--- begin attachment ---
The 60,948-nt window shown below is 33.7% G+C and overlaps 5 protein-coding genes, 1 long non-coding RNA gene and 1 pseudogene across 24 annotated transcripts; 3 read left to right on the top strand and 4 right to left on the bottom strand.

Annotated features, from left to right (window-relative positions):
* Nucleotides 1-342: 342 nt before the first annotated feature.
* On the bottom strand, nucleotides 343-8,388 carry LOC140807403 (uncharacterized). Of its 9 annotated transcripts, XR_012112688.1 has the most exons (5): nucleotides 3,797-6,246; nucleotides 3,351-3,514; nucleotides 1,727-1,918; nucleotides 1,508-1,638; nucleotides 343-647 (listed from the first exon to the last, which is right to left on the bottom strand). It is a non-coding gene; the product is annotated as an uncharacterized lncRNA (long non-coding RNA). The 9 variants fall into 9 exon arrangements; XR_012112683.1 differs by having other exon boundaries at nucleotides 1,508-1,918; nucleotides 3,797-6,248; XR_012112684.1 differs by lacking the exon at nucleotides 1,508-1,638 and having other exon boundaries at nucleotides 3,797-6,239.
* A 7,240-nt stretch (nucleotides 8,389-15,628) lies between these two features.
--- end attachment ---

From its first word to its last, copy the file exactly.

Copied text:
The 60,948-nt window shown below is 33.7% G+C and overlaps 5 protein-coding genes, 1 long non-coding RNA gene and 1 pseudogene across 24 annotated transcripts; 3 read left to right on the top strand and 4 right to left on the bottom strand.

Annotated features, from left to right (window-relative positions):
* Nucleotides 1-342: 342 nt before the first annotated feature.
* On the bottom strand, nucleotides 343-8,388 carry LOC140807403 (uncharacterized). Of its 9 annotated transcripts, XR_012112688.1 has the most exons (5): nucleotides 3,797-6,246; nucleotides 3,351-3,514; nucleotides 1,727-1,918; nucleotides 1,508-1,638; nucleotides 343-647 (listed from the first exon to the last, which is right to left on the bottom strand). It is a non-coding gene; the product is annotated as an uncharacterized lncRNA (long non-coding RNA). The 9 variants fall into 9 exon arrangements; XR_012112683.1 differs by having other exon boundaries at nucleotides 1,508-1,918; nucleotides 3,797-6,248; XR_012112684.1 differs by lacking the exon at nucleotides 1,508-1,638 and having other exon boundaries at nucleotides 3,797-6,239.
* A 7,240-nt stretch (nucleotides 8,389-15,628) lies between these two features.